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TOPIC: Safety and durability of '50s-era MFGs over time

Safety and durability of '50s-era MFGs over time 1 year 2 months ago #133069

Hi all,
I wanted to ask whether anyone with an older MFG has had, or has heard of, issues relating to the safety and durability of the hull over time. I have a 1958 Cambridge.
In particular,
- are you aware of any issues relating to failure (gradual or sudden) of the fiberglass hull?
- do you know of any reason why the foam flotation panels under the seats might not perform?
- can you think of any other reasons why the boat might not be safe for continued use?

I have had only minor repairs to the boat itself to deal with so far (motor has been another story). The windshield was replaced years ago. I recently had to replace the bolts securing the keelson to the hull, as those as corroded and water would leak in. I also had to replace the hardware that attaches the transom to the reinforcing support, as I think the weight of the motor was causing the transom to bow out. My biggest current issue is that the connection between the deck and the hull has broken, which results in the hull flexing a lot more than it ought to. I did paint the outside of the hull a few years back to resolve some chalking, but that was primarily cosmetic.

My wife is concerned, not unreasonably, that the sheer age of the boat means that it might not be entirely safe for our use. I'm going to have it looked at by a good boatyard, but before I get around to that, I thought I would run it by you guys.

Thanks in advance for any advice you might have.
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Safety and durability of '50s-era MFGs over time 1 year 2 months ago #133078

You've already fixed the usual things, except for the hull to deck joint. The materials used improved over time, but the early ones were and are more susceptible to deterioration. It would be a good idea to remove the deck and re-secure it. However, my experience is only with later fiberglass decked MFGs and yours has a wood deck, and I'm not sure of the best way to proceed. I'll ask around and see if I can find someone with experience with this.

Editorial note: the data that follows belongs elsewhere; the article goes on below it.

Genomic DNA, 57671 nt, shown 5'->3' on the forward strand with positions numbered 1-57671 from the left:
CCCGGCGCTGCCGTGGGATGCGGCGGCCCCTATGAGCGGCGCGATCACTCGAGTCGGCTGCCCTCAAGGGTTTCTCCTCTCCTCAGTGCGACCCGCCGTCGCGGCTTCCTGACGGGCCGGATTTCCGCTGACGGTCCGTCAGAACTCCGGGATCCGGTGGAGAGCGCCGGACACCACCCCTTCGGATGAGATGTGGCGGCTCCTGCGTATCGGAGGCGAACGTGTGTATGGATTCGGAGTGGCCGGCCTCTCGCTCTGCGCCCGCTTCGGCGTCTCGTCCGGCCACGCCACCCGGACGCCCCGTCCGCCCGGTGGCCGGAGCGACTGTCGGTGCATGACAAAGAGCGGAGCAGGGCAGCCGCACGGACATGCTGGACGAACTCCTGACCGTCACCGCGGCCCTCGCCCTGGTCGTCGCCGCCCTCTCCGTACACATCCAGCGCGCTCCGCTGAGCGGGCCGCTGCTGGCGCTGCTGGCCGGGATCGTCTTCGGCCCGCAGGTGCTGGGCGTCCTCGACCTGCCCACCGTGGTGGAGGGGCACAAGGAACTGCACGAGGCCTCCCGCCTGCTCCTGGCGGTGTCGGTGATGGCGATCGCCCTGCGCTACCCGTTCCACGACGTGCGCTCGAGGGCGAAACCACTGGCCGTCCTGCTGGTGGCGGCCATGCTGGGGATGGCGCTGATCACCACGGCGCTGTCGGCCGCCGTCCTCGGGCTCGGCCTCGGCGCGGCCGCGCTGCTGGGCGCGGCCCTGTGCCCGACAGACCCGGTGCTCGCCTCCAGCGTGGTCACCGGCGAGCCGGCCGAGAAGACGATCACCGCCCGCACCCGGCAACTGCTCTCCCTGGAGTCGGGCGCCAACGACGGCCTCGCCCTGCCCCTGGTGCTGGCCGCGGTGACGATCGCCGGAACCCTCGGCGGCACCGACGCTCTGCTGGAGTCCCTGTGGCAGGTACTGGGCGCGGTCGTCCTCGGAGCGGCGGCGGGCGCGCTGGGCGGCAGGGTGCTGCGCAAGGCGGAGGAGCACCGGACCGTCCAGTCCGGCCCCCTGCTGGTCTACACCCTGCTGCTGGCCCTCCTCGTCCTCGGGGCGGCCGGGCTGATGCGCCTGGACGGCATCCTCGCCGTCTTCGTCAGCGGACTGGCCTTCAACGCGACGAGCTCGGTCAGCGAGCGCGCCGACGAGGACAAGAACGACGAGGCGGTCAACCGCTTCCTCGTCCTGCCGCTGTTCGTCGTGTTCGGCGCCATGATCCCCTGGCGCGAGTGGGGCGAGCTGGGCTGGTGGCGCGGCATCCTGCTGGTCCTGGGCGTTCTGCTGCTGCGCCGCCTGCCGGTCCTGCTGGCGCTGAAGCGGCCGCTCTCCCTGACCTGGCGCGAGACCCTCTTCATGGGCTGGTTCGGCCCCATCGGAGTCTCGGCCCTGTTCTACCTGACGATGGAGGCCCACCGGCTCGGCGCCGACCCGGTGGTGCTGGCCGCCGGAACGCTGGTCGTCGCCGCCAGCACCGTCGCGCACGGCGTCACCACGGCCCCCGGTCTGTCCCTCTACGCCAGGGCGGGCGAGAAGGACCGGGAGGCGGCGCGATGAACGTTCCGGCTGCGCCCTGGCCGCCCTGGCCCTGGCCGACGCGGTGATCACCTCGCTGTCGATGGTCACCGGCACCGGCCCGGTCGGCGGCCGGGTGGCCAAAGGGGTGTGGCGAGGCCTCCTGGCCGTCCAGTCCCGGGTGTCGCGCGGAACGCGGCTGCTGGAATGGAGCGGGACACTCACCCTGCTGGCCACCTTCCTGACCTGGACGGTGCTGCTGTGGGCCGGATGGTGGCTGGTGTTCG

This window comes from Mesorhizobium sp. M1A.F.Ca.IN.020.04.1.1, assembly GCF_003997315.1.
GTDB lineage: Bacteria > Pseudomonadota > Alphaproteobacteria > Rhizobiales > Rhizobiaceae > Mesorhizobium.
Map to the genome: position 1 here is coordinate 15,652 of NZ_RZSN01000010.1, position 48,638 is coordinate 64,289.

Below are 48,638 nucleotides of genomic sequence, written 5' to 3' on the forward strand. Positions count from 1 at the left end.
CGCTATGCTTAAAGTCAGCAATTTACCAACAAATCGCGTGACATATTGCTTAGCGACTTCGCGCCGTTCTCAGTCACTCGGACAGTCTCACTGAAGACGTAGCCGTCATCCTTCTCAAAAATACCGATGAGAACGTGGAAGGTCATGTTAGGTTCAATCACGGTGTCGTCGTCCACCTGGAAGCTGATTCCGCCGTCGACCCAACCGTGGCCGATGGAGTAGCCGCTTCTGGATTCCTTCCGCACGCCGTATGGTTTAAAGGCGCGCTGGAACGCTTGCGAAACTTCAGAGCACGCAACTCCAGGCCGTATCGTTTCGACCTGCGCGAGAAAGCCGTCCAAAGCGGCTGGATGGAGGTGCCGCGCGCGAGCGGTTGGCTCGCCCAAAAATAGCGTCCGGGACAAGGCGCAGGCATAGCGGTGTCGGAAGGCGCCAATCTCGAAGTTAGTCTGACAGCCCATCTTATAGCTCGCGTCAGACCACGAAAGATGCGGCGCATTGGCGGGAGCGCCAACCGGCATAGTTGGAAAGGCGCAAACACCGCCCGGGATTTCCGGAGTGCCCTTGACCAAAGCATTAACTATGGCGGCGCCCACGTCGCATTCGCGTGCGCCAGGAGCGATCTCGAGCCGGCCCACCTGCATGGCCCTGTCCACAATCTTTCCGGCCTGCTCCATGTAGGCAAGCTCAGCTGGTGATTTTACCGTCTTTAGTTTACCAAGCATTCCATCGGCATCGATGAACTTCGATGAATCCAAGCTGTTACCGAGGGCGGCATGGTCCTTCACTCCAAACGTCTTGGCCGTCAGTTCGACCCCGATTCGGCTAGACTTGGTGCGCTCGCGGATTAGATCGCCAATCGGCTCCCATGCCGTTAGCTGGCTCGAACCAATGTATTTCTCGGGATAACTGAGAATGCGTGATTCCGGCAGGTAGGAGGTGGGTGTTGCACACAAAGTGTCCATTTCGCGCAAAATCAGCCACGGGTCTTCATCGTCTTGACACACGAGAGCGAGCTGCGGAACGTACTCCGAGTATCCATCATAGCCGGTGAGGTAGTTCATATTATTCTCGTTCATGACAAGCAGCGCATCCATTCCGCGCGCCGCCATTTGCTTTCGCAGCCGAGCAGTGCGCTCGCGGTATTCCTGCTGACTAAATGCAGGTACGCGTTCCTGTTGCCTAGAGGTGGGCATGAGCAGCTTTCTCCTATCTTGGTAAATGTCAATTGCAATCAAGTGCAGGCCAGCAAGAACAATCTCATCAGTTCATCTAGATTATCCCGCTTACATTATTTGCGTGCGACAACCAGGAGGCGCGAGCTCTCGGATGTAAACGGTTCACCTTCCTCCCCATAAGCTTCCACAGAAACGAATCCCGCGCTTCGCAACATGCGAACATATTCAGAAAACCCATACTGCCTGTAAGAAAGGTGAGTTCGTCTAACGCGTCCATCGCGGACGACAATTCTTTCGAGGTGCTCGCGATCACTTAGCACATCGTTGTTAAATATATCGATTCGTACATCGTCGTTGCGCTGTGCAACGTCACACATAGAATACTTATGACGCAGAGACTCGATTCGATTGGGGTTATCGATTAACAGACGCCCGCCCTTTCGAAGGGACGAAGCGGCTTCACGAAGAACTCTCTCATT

You might try posting your question on the general forum, as a number of boat builders in the 50's built boats with fiberglass hulls and wood decks - not just MFG. By 1961, almost completely, the industry switched to only building boats with fiberglass decks. I know MFG's last models with wood decks were from 1960, and by 1961 models, all had fiberglass decks. They even had mahogany as a color of the deck available for that one year only to aid in the transition, I've never actually seen one with such a color deck, however.

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Dave Nau - 1966 MFG Niagara with 1963 Mercury 350 (35hp) outboard and 1966 Tee Nee trailer. Second boat is a 1962 MFG Edinboro with a 1984 Evinrude 70hp and Holsclaw trailer.

Safety and durability of '50s-era MFGs over time 1 year 2 months ago #133121

Thanks! I appreciate the feedback.

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Safety and durability of '50s-era MFGs over time 8 months 1 week ago #135586

I had the same concern about my 57' MFG Erie. The exterior of the hull would have fibers going airborne everywhere if you even brushed against it. That was my main concern. I ended up brush painting the hull with white rustoleum that i mixed with a hardener, and also some thinner to help it level out/flow as I brushed it on. Sealed it great. The wood top was changed previously. it is actually 1/4" plywood. the strength is provided by the cross members tying the sides of the hull together, and giving the support for the top deck. I think you'll be fine. Since your post is 6 months old you ay have already sold the boat but thought I'd throw my 2-cents worth in.

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Safety and durability of '50s-era MFGs over time 8 months 1 week ago #135587

I have heard that from other owners of those early MFG boats. Painting or re-gel coating the hull would be in order for them.

By the early 60's they were using different resins, and that did not happen. I'm getting my 1962 Edinboro restored, and we did not have that problem. We did have to do some repairs on the keel due to trailer roller damage, along with a skinny hole caused by a rock (I think). The whole hull buffed out nicely, without having to re-gel coat the whole thing - only the areas repaired. The deck responded well to wet sanding the oxidation off, followed by polishing. The plastic coating on the deck hardware was delaminating on a number of pieces, so they were all stripped and powder coating in semi-gloss white. Came out well.

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Dave Nau - 1966 MFG Niagara with 1963 Mercury 350 (35hp) outboard and 1966 Tee Nee trailer. Second boat is a 1962 MFG Edinboro with a 1984 Evinrude 70hp and Holsclaw trailer.
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